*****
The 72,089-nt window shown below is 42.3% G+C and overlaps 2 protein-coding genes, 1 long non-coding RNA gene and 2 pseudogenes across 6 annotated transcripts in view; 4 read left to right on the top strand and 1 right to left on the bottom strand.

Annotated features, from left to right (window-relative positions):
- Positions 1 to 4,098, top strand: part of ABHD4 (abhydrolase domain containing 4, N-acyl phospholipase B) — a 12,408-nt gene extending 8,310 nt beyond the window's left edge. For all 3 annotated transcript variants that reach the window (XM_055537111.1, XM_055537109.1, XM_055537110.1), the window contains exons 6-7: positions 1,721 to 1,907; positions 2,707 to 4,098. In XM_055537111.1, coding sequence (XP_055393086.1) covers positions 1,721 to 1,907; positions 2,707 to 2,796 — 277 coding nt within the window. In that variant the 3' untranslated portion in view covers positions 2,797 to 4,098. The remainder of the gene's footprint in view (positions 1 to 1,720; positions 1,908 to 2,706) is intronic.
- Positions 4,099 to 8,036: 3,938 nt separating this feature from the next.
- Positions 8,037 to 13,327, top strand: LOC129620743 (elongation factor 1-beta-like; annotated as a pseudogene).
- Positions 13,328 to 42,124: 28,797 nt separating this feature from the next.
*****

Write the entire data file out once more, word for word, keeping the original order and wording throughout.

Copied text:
The 72,089-nt window shown below is 42.3% G+C and overlaps 2 protein-coding genes, 1 long non-coding RNA gene and 2 pseudogenes across 6 annotated transcripts in view; 4 read left to right on the top strand and 1 right to left on the bottom strand.

Annotated features, from left to right (window-relative positions):
- Positions 1 to 4,098, top strand: part of ABHD4 (abhydrolase domain containing 4, N-acyl phospholipase B) — a 12,408-nt gene extending 8,310 nt beyond the window's left edge. For all 3 annotated transcript variants that reach the window (XM_055537111.1, XM_055537109.1, XM_055537110.1), the window contains exons 6-7: positions 1,721 to 1,907; positions 2,707 to 4,098. In XM_055537111.1, coding sequence (XP_055393086.1) covers positions 1,721 to 1,907; positions 2,707 to 2,796 — 277 coding nt within the window. In that variant the 3' untranslated portion in view covers positions 2,797 to 4,098. The remainder of the gene's footprint in view (positions 1 to 1,720; positions 1,908 to 2,706) is intronic.
- Positions 4,099 to 8,036: 3,938 nt separating this feature from the next.
- Positions 8,037 to 13,327, top strand: LOC129620743 (elongation factor 1-beta-like; annotated as a pseudogene).
- Positions 13,328 to 42,124: 28,797 nt separating this feature from the next.